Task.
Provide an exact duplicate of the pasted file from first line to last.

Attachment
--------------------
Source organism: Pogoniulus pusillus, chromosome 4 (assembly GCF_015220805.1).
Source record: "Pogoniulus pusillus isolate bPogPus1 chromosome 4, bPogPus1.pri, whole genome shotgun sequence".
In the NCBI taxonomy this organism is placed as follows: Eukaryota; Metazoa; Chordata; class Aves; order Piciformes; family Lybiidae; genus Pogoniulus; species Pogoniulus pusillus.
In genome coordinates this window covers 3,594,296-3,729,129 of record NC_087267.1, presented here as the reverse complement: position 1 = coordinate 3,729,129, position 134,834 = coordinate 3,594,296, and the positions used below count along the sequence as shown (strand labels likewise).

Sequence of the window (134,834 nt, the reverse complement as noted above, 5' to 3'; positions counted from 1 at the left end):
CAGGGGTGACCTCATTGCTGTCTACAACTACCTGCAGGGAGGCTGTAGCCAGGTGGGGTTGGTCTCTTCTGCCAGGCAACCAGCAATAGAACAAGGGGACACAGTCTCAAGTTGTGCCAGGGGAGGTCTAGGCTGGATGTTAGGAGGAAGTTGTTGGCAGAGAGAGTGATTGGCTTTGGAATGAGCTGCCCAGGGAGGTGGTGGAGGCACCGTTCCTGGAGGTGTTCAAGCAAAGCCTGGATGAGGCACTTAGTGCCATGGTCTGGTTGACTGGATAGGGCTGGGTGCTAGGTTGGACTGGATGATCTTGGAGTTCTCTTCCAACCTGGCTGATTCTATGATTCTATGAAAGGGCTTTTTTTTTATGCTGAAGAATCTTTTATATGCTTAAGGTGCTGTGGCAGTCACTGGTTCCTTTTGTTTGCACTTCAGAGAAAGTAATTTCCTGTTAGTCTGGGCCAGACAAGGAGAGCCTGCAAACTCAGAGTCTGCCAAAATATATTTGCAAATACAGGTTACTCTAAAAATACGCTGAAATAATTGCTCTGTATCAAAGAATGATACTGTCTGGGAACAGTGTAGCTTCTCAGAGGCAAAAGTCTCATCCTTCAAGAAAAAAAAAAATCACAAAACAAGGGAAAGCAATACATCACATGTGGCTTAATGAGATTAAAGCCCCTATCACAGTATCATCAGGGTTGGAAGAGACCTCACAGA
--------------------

Source organism: Pogoniulus pusillus, chromosome 4 (assembly GCF_015220805.1).
Source record: "Pogoniulus pusillus isolate bPogPus1 chromosome 4, bPogPus1.pri, whole genome shotgun sequence".
In the NCBI taxonomy this organism is placed as follows: Eukaryota; Metazoa; Chordata; class Aves; order Piciformes; family Lybiidae; genus Pogoniulus; species Pogoniulus pusillus.
In genome coordinates this window covers 3,594,296-3,729,129 of record NC_087267.1, presented here as the reverse complement: position 1 = coordinate 3,729,129, position 134,834 = coordinate 3,594,296, and the positions used below count along the sequence as shown (strand labels likewise).

Sequence of the window (134,834 nt, the reverse complement as noted above, 5' to 3'; positions counted from 1 at the left end):
CAGGGGTGACCTCATTGCTGTCTACAACTACCTGCAGGGAGGCTGTAGCCAGGTGGGGTTGGTCTCTTCTGCCAGGCAACCAGCAATAGAACAAGGGGACACAGTCTCAAGTTGTGCCAGGGGAGGTCTAGGCTGGATGTTAGGAGGAAGTTGTTGGCAGAGAGAGTGATTGGCTTTGGAATGAGCTGCCCAGGGAGGTGGTGGAGGCACCGTTCCTGGAGGTGTTCAAGCAAAGCCTGGATGAGGCACTTAGTGCCATGGTCTGGTTGACTGGATAGGGCTGGGTGCTAGGTTGGACTGGATGATCTTGGAGTTCTCTTCCAACCTGGCTGATTCTATGATTCTATGAAAGGGCTTTTTTTTTATGCTGAAGAATCTTTTATATGCTTAAGGTGCTGTGGCAGTCACTGGTTCCTTTTGTTTGCACTTCAGAGAAAGTAATTTCCTGTTAGTCTGGGCCAGACAAGGAGAGCCTGCAAACTCAGAGTCTGCCAAAATATATTTGCAAATACAGGTTACTCTAAAAATACGCTGAAATAATTGCTCTGTATCAAAGAATGATACTGTCTGGGAACAGTGTAGCTTCTCAGAGGCAAAAGTCTCATCCTTCAAGAAAAAAAAAAATCACAAAACAAGGGAAAGCAATACATCACATGTGGCTTAATGAGATTAAAGCCCCTATCACAGTATCATCAGGGTTGGAAGAGACCTCACAGA